If you haven't heard about Christina Ricci, Samuel L. Jackson and Justin Timberlake's Southern Gothic exploitation movie, Black Snake Moan, you may have been living under a movie-free rock. Ricci plays a bad, bad girl who must learn to mend her ways under the racially and sexually fraught tutelage of jazz musician Jackson. How shall he do that? Why chain her to the radiator until she repents of course. One of this movie's key words on the IMDb profile is "nymphomania" so you can take that as either a recommendation or a warning. Four middle aged dudes on the back of motorcycles, doesn't get much sexier than that does it? John Travolta, William H. Macy, Martin Lawrence and Tim Allen take to the road in search of their virility in the new boomer comedy, Wild Hogs.
After a five year hiatus, the creep-out thriller genius David Fincher returns to the big screen with Zodiac, a story about the serial killer who terrorized San Francisco during the early '70s. Jake Gyllenhaal stars as the SF Chronicle cartoonist whose puzzle solving skills got him the closest to finding the murderer in this still unsolved case. "Kid struggles to be popular" is a movie convention that's nearly as old as cinema itself. A new addition to the genre, Full Of It is about a pre-teen boy who lies to get into the inner circle and then has to put his money where his mouth is, so to speak.
Sally Field as a dying mother trying to reconnect with her four adult children? Get out the Kleenex because even just reading the premise of Two Weeks is enough to get the water works going. Ben Chaplin, Tom Cavanaugh and Julianne Nicholson all star as Field's kids who travel back to North Carolina to say goodbye to their mother.
The Museum of Modern Art begins a series devoted to the Iranian director Abbas Kiarostami today which will run through the middle of March. One of the most celebrated filmmakers from the Middle East, Kiarostami's work often includes non-actors, narrative ellipses and poetic imagery. As the first retrospective in the U.S. of Kiarostami's work, the series will include digital and film work, in short and feature lengths, some of which have never before been screened in this country. The screening tonight at 7 pm of The Taste of Cherry, one of Kiarostami's masterworks, will be introduced by the director himself.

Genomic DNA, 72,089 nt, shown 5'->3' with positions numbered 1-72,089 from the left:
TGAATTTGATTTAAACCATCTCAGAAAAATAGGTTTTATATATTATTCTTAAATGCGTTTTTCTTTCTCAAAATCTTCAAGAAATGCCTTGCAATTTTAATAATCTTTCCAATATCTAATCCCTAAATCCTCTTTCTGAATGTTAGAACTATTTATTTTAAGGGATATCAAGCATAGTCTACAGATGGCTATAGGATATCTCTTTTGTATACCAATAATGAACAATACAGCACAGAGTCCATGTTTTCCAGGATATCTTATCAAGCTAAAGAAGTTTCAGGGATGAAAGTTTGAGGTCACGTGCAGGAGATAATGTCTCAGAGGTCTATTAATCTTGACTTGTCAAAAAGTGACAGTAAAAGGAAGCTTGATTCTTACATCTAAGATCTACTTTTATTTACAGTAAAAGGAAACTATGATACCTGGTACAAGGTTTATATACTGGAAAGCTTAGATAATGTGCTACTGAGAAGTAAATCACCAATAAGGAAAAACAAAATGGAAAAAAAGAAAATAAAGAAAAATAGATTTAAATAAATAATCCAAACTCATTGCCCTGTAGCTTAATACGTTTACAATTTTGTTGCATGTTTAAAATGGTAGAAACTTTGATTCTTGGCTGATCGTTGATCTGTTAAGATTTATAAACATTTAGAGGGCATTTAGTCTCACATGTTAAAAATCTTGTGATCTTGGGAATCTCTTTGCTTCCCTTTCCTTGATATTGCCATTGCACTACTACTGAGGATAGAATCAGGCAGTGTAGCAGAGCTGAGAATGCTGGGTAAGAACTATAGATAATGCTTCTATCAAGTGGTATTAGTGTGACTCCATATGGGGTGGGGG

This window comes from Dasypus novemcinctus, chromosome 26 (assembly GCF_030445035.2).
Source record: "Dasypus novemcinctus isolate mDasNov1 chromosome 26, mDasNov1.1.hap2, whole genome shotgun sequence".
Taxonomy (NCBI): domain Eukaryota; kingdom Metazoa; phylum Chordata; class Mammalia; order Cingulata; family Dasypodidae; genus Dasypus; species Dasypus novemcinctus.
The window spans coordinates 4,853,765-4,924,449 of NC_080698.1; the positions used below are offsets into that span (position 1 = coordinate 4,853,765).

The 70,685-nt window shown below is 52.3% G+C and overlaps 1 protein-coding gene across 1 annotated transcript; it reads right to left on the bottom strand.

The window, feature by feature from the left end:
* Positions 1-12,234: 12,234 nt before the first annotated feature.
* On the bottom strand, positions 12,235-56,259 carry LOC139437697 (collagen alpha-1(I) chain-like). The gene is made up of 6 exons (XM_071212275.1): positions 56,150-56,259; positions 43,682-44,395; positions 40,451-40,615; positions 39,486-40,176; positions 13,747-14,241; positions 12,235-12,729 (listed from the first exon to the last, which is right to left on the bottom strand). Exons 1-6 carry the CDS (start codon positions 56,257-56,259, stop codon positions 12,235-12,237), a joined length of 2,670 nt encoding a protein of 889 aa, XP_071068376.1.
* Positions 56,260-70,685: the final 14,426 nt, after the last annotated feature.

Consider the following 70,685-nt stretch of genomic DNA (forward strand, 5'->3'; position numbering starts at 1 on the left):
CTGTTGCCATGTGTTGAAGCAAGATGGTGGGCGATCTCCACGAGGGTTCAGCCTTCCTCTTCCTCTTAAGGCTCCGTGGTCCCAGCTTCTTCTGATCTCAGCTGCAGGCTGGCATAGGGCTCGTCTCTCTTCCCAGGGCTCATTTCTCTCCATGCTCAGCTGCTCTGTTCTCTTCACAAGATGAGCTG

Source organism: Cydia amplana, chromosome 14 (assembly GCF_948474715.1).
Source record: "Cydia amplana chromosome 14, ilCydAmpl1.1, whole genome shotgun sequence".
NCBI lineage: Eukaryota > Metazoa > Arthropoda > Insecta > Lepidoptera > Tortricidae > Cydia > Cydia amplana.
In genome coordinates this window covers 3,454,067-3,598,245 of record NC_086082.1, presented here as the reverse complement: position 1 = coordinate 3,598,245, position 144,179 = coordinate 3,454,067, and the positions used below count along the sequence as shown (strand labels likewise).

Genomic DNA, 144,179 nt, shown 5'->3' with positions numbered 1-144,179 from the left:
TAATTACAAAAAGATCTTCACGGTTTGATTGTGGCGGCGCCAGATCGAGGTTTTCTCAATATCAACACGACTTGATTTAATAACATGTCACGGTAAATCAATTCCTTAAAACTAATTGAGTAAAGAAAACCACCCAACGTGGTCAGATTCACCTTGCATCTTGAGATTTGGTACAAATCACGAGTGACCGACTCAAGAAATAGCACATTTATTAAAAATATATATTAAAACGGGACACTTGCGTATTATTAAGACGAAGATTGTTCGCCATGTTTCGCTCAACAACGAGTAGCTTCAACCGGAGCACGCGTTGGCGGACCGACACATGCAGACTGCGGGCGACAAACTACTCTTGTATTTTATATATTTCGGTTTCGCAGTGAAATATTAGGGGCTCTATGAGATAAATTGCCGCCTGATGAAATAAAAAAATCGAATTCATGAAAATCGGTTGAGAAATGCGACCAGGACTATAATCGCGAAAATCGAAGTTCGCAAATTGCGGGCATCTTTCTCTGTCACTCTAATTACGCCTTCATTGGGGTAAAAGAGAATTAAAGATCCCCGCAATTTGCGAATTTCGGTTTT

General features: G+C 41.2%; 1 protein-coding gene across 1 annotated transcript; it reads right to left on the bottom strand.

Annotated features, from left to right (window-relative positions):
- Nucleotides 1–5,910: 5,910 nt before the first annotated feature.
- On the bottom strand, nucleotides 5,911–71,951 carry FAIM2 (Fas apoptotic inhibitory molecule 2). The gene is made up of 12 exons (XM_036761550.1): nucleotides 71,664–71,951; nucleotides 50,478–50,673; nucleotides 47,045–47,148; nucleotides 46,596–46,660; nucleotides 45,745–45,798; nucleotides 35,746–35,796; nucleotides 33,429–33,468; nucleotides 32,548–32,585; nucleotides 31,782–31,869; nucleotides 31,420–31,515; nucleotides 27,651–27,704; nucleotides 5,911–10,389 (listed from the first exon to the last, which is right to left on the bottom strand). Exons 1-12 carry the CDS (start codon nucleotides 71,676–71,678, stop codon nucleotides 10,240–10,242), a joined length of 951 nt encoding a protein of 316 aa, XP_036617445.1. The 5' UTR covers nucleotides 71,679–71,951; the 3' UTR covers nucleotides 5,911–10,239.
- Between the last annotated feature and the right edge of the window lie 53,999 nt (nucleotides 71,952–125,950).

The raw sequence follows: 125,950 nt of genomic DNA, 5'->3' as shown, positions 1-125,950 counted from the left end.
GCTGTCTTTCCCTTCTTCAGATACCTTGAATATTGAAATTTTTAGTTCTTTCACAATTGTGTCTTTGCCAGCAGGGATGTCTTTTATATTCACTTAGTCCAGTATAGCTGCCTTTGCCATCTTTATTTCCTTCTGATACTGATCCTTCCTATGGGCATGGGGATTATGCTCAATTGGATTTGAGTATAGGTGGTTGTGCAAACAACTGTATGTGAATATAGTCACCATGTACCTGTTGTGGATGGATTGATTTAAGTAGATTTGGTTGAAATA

Grab your beret and your galoises, the Rendez-Vous With French Cinema series expands over to include the IFC Center as well as Walter Reade this weekend. The Page Turner explores revenge in the cut-throat world of professional classical music and Tell No One is a thriller like only the French can do with a rockin' cast including Nathalie Baye, André Dussollier, Kristin Scott Thomas, Jean Rochefort, François Berléand and Marina Hands.
Back before Chinese siren Gong Li was being fondled by Colin Farrell in the back of an SUV in Miami Vice, she made a series of lovely films with director Zhang Yimou. One of the most famous of their works from the '80s and '90s, the Oscar-nominated Raise the Red Lantern gets the revival treatment with a new 35 mm print this weekend at Film Forum. Gong plays Songlian, a poor former university student who is married off to a provincial rich man who already has three wives. As the new fourth wife her daily life consists of fighting with her back-stabbing maid, jockeying for power amongst the women and hoping each night that her husband will bestow upon her the red lanterns to illuminate her portion of the house. Zhang's use of color in the set and costume design, particularly the red accents, are breath-taking. If you're not familiar with his work pre-action spectacles like Hero, back when he was sweeping international film festival award ceremonies and the Chinese government refused to grant permission for their release in his home country, Red Lantern is a wonderful opportunity. However don't say Gothamist didn't warn you that watching this movie may make you fall deeply for Gong and her gorgeous, expressive face. She's utterly captivating.